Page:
The UK National Cyber Security Centre (NCSC) recently published the third annual report on its Active Cyber Defence (ACD) programme, launched in late 2016. The goal of ACD is to develop products, services, and capabilities intended to “protect the majority of people in the UK from the majority of the harm caused by the majority of the cyber attacks the majority of the time”. As of 2021 ACD was broken down into ten workstreams, the majority of which focus on improving cybersecurity across UK national, regional, and local government.
For the private sector, one of the more interesting aspects of ACD is the “NCSC Takedown Service”, a system implemented to try and make malicious imitation of UK Government more challenging by continuously searching the internet for malicious imitations of UK Government brands and taking them down as they are found. The service, which is outsourced to a private company, also allows businesses and members of the public to report malicious content to be taken down.
Statistics published in the ACD annual report show some notable successes for the Takedown Service, particularly a long-term reduction in the average length of time malicious imitations of UK Government brands are online before being taken down, with a median availability time of 15 hours and 60% of imitations having been removed within 24 hours. NCSC figures also show a reduction in how frequently some UK Government brands are imitated, particularly HM Revenue and Customs, though the extent to which the Takedown Service has caused this is unclear.
While the Takedown Service only covers UK Government brand imitation, it shows the value that can be derived from aggressively seeking out and taking down malicious imitations. Pushing down the average availability period for a malicious site helps to reduce the window of opportunity for its operators to cause harm to a brand and its customers. This can provide benefits to organisations across all sectors, not just governments and heavily imitated organisations such as retail financial institutions.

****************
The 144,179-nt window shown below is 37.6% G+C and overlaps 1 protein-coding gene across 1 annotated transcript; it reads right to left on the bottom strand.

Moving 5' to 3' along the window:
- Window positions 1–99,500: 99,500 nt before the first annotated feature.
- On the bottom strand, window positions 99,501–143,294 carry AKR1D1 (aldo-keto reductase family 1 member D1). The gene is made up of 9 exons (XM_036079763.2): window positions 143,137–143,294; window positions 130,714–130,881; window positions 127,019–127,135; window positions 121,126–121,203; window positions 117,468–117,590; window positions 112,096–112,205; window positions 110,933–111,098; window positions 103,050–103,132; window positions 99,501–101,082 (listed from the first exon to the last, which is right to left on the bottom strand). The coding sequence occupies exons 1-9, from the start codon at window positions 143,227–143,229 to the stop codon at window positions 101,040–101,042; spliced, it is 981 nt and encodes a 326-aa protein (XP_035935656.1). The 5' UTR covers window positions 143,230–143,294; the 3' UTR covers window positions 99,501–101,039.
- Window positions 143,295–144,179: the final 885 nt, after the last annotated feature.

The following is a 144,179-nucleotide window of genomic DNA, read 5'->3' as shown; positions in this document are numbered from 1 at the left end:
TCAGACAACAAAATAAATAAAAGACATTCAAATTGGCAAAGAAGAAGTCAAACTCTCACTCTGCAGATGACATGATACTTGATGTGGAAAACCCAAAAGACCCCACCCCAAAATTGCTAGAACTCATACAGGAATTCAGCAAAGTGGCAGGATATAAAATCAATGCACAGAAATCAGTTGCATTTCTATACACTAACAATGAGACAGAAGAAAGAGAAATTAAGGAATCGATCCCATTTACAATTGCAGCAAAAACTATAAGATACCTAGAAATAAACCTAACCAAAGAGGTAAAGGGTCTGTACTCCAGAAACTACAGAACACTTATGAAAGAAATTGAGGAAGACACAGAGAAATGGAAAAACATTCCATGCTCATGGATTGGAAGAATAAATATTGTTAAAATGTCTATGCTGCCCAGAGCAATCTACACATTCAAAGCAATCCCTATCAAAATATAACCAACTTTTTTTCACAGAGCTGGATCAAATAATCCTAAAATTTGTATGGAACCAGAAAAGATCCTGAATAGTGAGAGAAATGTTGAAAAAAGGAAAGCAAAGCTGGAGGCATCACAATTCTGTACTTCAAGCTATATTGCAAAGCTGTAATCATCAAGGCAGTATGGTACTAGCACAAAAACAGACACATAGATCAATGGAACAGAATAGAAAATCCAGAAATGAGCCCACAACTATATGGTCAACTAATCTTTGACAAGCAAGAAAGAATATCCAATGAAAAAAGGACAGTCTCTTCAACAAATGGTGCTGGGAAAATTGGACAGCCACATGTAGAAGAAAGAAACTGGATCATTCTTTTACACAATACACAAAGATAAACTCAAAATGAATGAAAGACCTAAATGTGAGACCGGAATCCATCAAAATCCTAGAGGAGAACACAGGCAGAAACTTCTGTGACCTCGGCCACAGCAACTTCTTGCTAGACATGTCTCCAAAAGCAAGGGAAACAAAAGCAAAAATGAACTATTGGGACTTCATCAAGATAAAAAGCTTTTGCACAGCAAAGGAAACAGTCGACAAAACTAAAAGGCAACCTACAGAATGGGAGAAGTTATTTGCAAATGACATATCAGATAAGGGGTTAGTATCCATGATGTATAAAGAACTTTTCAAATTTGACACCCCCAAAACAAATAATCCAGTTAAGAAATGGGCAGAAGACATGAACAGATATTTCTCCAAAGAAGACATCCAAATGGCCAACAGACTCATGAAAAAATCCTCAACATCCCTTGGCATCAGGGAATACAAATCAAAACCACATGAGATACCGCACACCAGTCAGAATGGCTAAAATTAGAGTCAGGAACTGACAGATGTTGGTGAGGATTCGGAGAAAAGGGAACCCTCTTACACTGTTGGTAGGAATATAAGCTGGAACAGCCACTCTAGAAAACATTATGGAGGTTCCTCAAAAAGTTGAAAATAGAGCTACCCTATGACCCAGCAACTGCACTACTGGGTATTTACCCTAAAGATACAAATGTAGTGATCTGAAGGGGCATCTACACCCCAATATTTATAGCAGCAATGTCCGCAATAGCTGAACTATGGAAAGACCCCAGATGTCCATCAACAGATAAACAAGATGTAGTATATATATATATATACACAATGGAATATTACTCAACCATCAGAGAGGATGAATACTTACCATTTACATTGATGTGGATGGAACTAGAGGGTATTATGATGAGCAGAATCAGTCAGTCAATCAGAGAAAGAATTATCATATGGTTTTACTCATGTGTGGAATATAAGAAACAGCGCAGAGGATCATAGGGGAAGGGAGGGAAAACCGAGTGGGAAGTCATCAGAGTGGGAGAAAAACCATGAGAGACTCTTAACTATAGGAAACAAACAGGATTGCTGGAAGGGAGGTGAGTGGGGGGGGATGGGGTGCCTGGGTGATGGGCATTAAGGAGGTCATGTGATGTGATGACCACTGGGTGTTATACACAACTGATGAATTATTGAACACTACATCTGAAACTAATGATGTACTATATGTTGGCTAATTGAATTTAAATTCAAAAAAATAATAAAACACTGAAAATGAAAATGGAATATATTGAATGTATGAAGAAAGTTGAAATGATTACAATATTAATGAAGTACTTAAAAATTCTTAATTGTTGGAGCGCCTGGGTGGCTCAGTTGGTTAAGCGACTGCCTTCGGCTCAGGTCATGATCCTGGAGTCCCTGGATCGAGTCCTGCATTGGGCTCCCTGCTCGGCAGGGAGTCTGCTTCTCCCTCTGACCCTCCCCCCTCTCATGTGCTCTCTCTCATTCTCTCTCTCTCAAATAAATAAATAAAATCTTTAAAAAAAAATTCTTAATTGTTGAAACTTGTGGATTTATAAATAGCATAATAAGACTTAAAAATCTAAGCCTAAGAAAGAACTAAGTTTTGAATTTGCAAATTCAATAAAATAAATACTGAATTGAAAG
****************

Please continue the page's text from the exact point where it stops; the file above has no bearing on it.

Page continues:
We use takedown requests to disrupt criminality and frustrate attackers in fraud investigations and cyber incidents. Some service providers, such as domain registrars and internet service providers will take quick action to suspend or remove malicious sites or domains. We frequently take this kind of action against impersonation domains used to send emails, “clone” investment firm websites impersonating legitimate financial institutions, or attacker-controlled infrastructure used in a cyber-attack. Used alongside traditional investigative techniques and civil legal action, this can be an effective tool in a strategy to deter attackers.
Businesses can proactively search for new domain registrations which are intended to imitate their businesses and monitor them for changes. The key to an effective takedown capability is automation. Manually searching for imitations and submitting takedown requests is unlikely to be efficient enough to make the exercise sufficiently timely and cost-effective. It is also critical to move quickly – the longer a malicious site is up, the greater its impact will be. This means that for many organisations the most effective approach will be to outsource this work to dedicated providers, as the NCSC has done with its Takedown Service.